Posted by Lexington Green on September 15th, 2010 (All posts by Lexington Green)
This is an addendum to Shannon’s post.
It occurs to me that the whole Obama phenomenon and the vitriolic attack on Gov. Palin are two sides of the same status anxiety.
Globalization, as it got started, hammered wages in the USA in manufacturing, by exposure to low wage competitors in China and in Mexico, as well as moving the Mexican workforce here. This made white collar workers relatively more wealthy, it gave them domestic servants, it held down inflation so their wages stayed steady while new and better products were coming online, and it did not initially subject them to competition, and they did not initially face job insecurity anything like what blue collar workers faced. As a result they were able to engage in all kinds of luxury purchasing and status posturing. Stylish domestic decor, a refined taste in imported wine, and other SWPL, for example, were noted and status ranking assigned with exquisite care. David Brooks is very good on this status signalling, in his book Bobos in Paradise. This was all flattering to white collar workers, many of whom had non-quantitative degrees, especially law degrees. They had money in their pockets and they had nice stuff in their homes, and foreign-born domestic help. Life looked pretty good. Looking down on the majority of their fellow citizens was a big part of their identity. But then, all of a sudden, they began to feel the winds of change blowing, too. Their jobs became insecure, or disappeared. They began to see that their university educations did not mean a one way ticket to affluence. This terrifying prospect has opened up and getting worse at the same time that blue collar America has had a chance to adjust, and may even be better positioned to handle the ongoing globalization, and other technological changes that are coming along at an accelerating rate.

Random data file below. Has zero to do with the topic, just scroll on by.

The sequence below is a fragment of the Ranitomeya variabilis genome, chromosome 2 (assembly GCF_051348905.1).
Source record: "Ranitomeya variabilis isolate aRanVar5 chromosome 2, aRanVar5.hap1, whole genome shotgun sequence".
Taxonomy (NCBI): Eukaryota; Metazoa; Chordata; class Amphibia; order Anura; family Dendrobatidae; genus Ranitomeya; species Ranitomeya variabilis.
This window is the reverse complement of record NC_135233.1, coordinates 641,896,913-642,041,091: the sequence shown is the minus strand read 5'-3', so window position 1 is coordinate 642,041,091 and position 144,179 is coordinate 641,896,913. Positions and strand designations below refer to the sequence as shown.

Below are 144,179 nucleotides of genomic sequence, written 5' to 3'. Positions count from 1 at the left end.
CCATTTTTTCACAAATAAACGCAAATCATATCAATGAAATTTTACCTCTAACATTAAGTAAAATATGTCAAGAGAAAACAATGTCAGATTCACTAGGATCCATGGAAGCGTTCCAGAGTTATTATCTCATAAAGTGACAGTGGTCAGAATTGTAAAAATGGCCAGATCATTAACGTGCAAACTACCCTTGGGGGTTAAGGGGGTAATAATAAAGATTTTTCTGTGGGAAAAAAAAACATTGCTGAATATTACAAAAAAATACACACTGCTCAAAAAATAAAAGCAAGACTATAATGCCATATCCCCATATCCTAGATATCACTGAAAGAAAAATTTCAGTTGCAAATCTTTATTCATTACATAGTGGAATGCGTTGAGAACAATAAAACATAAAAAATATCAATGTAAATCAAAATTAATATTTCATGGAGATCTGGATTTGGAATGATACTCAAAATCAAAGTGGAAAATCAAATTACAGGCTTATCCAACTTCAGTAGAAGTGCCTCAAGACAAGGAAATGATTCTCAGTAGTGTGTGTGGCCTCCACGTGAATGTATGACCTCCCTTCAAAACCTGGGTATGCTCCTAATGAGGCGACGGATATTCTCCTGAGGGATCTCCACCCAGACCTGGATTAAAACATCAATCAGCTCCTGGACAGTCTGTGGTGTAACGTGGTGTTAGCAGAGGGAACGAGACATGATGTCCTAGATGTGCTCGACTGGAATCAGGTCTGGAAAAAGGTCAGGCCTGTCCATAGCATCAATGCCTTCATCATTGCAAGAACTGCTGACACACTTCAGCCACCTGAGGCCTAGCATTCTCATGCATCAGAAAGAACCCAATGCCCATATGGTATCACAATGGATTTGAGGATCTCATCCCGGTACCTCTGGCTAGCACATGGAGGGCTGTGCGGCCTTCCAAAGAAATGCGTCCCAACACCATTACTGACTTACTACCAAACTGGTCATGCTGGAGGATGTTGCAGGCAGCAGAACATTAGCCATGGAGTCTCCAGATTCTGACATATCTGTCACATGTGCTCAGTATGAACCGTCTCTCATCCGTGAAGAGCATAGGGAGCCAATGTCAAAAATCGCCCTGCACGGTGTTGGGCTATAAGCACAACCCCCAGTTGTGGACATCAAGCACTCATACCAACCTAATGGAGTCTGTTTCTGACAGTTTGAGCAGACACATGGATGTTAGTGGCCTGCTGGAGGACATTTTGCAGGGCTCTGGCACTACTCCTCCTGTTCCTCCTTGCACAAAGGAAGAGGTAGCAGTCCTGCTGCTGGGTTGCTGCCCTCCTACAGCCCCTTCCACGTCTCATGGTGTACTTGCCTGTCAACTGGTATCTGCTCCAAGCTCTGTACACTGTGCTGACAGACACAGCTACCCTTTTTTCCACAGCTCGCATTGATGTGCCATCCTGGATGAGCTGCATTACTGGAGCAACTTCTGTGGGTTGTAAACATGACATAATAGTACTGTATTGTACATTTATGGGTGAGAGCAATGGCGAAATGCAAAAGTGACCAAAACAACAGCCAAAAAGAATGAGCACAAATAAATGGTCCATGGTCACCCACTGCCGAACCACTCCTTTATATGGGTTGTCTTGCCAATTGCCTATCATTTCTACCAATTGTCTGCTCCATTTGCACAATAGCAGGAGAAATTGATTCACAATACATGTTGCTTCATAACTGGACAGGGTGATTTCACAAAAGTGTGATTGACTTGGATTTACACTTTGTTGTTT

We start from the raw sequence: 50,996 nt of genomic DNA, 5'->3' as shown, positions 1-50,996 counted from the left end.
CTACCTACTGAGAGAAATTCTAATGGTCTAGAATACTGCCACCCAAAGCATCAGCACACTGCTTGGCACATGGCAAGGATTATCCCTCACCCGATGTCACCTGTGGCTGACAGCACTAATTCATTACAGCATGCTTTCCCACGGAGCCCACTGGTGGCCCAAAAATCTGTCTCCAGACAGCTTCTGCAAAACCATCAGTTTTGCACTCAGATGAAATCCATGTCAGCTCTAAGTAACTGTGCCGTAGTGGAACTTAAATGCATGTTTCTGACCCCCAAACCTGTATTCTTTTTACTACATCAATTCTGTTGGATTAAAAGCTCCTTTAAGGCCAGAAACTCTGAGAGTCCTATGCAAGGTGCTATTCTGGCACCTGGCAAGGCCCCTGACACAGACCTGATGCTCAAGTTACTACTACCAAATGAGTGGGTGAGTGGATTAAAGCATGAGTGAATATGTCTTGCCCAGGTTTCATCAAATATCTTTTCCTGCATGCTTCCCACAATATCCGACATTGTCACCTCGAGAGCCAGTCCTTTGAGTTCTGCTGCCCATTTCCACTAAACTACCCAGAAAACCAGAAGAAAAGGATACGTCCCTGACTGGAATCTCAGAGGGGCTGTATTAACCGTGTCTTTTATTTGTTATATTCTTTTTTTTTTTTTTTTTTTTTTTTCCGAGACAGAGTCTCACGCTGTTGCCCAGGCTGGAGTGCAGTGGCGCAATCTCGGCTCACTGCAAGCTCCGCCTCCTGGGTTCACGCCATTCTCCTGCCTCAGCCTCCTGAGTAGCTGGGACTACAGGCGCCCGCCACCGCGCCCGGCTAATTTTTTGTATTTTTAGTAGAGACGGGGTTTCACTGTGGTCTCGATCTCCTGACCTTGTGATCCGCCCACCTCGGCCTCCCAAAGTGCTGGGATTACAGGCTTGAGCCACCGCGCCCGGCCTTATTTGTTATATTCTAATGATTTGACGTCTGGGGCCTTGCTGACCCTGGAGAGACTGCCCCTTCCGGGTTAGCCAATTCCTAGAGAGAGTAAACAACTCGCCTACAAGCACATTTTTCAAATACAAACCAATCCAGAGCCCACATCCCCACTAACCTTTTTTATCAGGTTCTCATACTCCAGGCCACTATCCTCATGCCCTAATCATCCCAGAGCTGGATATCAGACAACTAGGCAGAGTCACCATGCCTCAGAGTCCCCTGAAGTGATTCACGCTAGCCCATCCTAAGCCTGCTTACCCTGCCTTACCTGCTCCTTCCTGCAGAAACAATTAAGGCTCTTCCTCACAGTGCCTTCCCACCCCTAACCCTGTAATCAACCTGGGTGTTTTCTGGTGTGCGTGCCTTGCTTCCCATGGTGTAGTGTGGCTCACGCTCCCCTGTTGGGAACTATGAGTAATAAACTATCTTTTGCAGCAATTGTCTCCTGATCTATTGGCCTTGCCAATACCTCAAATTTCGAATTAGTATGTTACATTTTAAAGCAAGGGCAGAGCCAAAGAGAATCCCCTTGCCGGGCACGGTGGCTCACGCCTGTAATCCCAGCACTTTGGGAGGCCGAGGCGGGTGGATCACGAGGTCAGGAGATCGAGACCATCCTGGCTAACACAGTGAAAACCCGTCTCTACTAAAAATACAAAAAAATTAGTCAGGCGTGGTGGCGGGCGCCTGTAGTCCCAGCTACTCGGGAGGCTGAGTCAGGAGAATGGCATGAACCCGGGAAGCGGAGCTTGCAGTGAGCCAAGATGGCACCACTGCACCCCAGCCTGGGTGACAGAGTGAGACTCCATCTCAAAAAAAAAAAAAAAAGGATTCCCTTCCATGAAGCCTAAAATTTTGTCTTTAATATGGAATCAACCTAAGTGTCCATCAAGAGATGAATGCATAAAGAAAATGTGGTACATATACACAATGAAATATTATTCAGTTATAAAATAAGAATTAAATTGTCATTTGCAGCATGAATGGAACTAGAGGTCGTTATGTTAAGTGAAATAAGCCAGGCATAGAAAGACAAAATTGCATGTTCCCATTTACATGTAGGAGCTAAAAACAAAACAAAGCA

Obama promised these very worried people a lifeboat of government protection for their government jobs or jobs that rely on government regulation and government support.
This process of ransacking the country to keep up this group’s income and self-image was clothed in a vague utopian golden cloud, which affirmed their self-image.
Mr. Obama confirms and flatters this large segment of America in its self-evaluation of its own worth and importance.
Greed is a powerful force, but pride is even stronger. Obama tapped into both.
Add this group, highly mobilized, to a much larger group who were sick of Mr. Bush and the Republicans and were willing to give the keys to the other side for a while, and you get the winning Obama coalition of 2008. This larger group was willing to shrug off the more silly aspects of Obama cult behavior, and listened to the centrist noises he occasionally made en route to the White House.
Gov. Palin is a living, breathing repudiation of everything Obama’s core supporters believes in and want the future to be. She is a vision of the future that is a nightmare for these people. If someone like her can rise to power and importance and influence, someone has absolutely none of the credentials they worship, none of the tastes they cultivate, none of the supposed sophistication and irony they prize, none of the political correctness they dare not transgress, no fear of social ostracism for not being what they are and aspire to be. If she is where the country is going, then everything they have spent their lives doing and built their lives around is shown up to be the bad, losing bet that it so obviously was.
A hurricane of hatred was the only possible response.
So far the hurricane has bashed away unremittingly, yet the horrible specter of Gov. Palin has only grown bigger and stronger and more influential.